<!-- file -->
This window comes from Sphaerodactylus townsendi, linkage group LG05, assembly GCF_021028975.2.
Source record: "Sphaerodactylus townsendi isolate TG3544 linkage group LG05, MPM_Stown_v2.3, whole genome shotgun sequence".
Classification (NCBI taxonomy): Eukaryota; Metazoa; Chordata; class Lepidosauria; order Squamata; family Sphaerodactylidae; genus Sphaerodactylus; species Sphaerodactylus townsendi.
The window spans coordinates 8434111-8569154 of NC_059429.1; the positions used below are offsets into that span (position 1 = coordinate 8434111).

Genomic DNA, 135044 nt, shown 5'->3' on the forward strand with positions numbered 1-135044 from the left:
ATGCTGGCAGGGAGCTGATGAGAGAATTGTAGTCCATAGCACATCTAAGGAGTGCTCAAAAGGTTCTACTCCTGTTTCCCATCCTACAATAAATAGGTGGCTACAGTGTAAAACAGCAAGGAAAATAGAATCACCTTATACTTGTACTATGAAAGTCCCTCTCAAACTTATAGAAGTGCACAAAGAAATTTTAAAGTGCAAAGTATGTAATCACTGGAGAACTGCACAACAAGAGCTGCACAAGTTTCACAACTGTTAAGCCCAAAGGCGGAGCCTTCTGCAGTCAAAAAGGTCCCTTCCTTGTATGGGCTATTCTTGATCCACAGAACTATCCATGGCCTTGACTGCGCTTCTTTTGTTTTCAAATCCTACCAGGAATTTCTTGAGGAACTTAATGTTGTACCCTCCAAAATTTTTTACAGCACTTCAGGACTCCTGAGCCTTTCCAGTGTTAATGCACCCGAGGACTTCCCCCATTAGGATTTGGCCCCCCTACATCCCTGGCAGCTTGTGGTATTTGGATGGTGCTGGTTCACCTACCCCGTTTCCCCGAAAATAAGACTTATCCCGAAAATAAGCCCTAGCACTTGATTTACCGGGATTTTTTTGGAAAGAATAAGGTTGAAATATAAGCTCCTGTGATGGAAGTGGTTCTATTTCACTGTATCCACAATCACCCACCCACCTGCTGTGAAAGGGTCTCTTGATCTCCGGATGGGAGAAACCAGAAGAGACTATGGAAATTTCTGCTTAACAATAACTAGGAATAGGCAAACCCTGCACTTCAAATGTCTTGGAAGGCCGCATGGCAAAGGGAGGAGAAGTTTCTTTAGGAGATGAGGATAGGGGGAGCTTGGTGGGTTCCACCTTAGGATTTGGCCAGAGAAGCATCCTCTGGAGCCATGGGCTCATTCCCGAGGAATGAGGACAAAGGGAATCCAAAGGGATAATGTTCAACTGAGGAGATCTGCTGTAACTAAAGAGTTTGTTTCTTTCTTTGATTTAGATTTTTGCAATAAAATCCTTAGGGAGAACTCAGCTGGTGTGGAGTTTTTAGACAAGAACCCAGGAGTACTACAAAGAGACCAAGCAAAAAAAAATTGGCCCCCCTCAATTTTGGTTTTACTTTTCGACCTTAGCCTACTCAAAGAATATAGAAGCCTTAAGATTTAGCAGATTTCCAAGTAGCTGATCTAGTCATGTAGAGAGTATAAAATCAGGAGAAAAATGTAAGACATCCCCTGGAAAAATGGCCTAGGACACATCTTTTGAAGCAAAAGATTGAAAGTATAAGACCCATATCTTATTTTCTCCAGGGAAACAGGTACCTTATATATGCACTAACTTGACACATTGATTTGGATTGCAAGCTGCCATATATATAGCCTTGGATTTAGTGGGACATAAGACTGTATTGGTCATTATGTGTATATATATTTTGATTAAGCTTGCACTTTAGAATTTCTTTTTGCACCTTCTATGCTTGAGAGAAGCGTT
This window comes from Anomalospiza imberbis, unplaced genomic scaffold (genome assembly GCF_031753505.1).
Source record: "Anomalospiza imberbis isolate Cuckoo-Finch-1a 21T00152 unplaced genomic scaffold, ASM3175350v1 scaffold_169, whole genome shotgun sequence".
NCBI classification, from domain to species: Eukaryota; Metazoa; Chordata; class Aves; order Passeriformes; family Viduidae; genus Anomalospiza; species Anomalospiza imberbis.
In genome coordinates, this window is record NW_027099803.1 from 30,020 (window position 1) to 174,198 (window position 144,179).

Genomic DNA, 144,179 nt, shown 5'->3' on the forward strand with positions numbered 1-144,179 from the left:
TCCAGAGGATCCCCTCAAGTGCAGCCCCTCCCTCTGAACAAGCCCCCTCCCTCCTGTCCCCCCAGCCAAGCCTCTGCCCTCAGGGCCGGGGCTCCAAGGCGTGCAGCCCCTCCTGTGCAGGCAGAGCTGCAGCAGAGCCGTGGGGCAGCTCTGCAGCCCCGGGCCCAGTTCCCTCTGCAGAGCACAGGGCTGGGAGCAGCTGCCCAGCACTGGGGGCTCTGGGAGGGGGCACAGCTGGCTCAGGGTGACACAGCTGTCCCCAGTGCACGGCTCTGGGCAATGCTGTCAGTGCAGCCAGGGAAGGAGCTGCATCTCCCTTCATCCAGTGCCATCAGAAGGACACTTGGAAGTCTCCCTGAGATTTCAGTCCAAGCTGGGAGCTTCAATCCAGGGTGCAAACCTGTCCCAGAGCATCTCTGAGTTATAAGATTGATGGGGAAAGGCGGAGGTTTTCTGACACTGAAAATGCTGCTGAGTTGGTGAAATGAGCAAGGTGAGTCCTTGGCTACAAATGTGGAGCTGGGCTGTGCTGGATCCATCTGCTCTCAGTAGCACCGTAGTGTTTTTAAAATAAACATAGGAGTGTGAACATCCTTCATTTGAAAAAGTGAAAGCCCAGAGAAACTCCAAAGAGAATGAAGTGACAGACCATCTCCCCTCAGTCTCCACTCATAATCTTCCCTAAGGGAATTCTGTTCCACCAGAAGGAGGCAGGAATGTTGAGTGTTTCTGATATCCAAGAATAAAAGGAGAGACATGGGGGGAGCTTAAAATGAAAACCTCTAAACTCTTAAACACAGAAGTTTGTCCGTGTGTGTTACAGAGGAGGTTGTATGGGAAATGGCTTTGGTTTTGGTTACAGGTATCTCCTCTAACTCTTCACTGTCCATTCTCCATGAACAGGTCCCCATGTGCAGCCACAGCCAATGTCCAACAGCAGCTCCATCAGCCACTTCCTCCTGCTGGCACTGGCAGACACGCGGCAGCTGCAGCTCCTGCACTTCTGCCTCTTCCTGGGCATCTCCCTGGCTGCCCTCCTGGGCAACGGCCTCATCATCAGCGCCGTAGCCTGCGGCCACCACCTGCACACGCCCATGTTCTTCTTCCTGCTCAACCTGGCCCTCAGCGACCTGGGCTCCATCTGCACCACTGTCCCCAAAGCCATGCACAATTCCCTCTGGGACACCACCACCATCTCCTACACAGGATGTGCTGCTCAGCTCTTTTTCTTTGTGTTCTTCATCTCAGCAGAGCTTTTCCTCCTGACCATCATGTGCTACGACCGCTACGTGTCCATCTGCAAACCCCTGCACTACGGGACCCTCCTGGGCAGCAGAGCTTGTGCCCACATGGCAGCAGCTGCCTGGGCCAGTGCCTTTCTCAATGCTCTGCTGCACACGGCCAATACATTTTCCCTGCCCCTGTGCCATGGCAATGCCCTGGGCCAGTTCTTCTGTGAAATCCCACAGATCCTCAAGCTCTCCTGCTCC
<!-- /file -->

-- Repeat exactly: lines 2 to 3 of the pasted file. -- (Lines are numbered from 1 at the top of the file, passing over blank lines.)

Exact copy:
Source record: "Sphaerodactylus townsendi isolate TG3544 linkage group LG05, MPM_Stown_v2.3, whole genome shotgun sequence".
Classification (NCBI taxonomy): Eukaryota; Metazoa; Chordata; class Lepidosauria; order Squamata; family Sphaerodactylidae; genus Sphaerodactylus; species Sphaerodactylus townsendi.